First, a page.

Parents’ Involvement in Children’s Learning in the United States and China: Implications for Children’s Academic and Emotional Adjustment

Authors


  • This research was supported by National Institute of Mental Health Grant R01 MH57505. We appreciate the constructive comments on an earlier version of this article provided by Peggy Miller and members of the Center for Parent-Child Studies at University of Illinois, Urbana-Champaign.

concerning this article should be addressed to Cecilia Sin-Sze Cheung or Eva M. Pomerantz, Department of Psychology, University of Illinois at Urbana-Champaign, 603 East Daniel Street, Champaign, IL 61820. Electronic mail may be sent to scheung3@illinois.edu or pomerntz@illinois.edu.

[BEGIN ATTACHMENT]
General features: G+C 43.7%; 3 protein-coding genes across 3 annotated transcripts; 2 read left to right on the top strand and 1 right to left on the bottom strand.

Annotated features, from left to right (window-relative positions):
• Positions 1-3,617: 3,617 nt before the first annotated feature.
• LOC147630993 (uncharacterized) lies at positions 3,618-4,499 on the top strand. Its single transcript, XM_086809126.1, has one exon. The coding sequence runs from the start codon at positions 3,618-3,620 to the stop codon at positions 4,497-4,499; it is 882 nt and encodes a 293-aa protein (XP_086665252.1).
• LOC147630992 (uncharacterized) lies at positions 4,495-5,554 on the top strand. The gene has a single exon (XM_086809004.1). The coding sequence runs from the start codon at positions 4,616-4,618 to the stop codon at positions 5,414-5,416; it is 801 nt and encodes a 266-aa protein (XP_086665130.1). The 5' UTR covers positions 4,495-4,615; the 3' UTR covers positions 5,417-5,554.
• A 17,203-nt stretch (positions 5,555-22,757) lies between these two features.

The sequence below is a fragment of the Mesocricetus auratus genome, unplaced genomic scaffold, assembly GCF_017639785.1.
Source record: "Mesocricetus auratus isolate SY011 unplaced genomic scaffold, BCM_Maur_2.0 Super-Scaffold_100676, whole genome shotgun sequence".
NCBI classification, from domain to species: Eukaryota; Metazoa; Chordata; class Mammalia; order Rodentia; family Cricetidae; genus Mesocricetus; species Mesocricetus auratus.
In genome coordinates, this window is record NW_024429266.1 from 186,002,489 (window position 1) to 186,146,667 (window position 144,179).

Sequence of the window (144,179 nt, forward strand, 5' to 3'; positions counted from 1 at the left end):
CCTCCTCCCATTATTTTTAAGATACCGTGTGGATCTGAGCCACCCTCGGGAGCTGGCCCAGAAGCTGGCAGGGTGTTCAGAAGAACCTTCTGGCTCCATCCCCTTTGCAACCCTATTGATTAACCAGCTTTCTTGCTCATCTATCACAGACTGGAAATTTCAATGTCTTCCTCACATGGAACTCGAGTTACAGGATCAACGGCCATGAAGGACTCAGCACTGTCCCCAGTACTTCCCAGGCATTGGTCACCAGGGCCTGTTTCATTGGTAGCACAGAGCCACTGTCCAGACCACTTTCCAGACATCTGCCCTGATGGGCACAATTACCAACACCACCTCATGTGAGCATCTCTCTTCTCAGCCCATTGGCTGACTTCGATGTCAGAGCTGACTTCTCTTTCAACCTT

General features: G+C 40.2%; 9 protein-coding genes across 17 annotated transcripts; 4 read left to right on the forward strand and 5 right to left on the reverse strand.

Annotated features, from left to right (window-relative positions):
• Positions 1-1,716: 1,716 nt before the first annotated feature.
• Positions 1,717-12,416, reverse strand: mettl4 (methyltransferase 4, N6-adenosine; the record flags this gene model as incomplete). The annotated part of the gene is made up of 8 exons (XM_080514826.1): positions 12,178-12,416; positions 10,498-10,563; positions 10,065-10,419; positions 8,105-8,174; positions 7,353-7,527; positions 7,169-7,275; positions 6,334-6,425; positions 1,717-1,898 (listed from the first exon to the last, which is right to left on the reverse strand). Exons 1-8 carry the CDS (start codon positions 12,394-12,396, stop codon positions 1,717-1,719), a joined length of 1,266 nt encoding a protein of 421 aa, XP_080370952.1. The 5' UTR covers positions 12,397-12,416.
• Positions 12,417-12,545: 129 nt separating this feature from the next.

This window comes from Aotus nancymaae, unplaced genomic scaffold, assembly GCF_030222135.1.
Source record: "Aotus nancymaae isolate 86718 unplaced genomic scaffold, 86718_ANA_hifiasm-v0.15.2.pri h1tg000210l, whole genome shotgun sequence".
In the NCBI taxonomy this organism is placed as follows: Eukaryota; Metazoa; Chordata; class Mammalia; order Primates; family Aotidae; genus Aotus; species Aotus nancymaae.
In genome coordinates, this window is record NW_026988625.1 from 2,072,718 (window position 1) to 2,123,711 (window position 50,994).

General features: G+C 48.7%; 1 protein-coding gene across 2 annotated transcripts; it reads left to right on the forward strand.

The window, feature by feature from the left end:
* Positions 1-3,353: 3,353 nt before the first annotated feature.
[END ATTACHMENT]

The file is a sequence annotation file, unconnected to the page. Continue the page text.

Abstract

This research examined parents’ involvement in children’s learning in the United States and China. Beginning in seventh grade, 825 American and Chinese children (mean age = 12.74 years) reported on their parents’ involvement in their learning as well as their parents’ psychological control and autonomy support every 6 months until the end of 8th grade. Information on children’s academic and emotional adjustment was obtained. American (vs. Chinese) parents’ involvement was associated less with their control and more with their autonomy support. Despite these different associations, parents’ heightened involvement predicted children’s enhanced engagement and achievement similarly in the United States and China. However, it predicted enhanced perceptions of competence and positive emotional functioning more strongly in the United States than China.

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